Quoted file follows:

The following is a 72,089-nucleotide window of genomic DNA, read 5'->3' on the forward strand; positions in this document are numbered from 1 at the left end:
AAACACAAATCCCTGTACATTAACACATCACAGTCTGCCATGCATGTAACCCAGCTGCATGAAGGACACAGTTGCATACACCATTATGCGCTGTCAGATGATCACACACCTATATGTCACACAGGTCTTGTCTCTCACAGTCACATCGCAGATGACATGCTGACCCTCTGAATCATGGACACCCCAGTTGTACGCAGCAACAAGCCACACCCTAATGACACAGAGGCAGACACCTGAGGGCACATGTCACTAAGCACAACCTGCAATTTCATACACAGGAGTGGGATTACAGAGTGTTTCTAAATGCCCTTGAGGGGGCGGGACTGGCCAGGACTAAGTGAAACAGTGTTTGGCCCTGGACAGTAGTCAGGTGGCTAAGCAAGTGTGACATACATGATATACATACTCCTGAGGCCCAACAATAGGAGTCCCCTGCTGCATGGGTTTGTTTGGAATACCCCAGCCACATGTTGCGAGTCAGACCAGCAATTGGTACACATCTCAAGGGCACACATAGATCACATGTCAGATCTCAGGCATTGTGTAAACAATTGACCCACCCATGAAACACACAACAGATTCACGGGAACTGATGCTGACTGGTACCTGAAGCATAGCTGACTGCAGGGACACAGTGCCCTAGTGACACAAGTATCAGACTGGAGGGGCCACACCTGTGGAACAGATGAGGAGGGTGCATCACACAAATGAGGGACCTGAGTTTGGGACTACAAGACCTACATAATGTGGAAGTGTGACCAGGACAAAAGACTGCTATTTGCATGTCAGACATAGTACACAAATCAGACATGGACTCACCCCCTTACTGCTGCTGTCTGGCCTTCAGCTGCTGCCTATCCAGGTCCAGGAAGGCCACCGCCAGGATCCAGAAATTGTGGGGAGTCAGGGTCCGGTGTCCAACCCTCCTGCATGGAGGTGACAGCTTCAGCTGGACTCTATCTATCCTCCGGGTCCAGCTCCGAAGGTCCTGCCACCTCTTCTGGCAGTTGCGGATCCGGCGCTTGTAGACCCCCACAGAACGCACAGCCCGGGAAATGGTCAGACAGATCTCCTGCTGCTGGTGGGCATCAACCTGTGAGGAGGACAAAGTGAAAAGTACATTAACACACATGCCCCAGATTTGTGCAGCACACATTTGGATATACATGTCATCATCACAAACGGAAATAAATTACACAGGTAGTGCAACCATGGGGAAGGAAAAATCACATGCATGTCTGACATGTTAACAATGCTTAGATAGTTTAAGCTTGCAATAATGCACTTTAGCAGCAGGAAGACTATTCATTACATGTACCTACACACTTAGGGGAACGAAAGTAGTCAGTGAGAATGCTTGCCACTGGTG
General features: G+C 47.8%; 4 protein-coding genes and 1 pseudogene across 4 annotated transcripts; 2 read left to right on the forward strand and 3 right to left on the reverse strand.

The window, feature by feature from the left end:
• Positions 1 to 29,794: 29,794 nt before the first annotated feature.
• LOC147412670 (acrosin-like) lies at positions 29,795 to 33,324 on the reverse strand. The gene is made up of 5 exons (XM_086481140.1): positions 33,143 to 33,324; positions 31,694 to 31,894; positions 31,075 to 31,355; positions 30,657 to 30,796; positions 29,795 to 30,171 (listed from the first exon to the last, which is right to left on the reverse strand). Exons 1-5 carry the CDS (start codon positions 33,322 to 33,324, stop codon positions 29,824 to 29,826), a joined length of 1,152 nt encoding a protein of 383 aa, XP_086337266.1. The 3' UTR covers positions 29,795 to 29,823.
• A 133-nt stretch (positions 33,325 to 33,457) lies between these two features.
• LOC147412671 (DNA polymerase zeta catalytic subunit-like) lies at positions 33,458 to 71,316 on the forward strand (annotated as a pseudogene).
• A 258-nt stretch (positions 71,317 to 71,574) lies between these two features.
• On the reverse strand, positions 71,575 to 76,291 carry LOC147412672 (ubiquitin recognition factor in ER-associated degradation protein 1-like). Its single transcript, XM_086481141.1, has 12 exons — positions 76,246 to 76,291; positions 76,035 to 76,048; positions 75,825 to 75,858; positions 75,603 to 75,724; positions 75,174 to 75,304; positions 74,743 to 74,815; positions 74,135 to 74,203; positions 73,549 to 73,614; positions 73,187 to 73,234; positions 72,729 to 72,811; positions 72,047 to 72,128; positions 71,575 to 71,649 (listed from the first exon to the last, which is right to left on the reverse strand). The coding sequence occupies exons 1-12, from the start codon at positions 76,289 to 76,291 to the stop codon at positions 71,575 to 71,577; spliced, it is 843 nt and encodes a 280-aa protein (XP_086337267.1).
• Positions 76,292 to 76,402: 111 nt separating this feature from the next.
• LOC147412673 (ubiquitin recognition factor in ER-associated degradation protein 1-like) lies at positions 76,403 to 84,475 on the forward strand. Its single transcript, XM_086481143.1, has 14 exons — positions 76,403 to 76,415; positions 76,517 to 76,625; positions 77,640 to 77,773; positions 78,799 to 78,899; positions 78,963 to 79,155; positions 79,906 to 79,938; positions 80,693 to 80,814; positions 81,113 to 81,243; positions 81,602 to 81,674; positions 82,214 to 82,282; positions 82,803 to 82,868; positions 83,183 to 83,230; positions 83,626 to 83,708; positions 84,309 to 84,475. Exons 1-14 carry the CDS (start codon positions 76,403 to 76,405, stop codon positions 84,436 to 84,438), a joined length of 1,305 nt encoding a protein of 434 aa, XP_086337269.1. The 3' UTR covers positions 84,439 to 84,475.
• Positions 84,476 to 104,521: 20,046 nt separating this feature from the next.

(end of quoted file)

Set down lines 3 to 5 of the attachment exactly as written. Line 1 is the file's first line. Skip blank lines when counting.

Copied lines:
General features: G+C 47.8%; 4 protein-coding genes and 1 pseudogene across 4 annotated transcripts; 2 read left to right on the forward strand and 3 right to left on the reverse strand.

The window, feature by feature from the left end:
• Positions 1 to 29,794: 29,794 nt before the first annotated feature.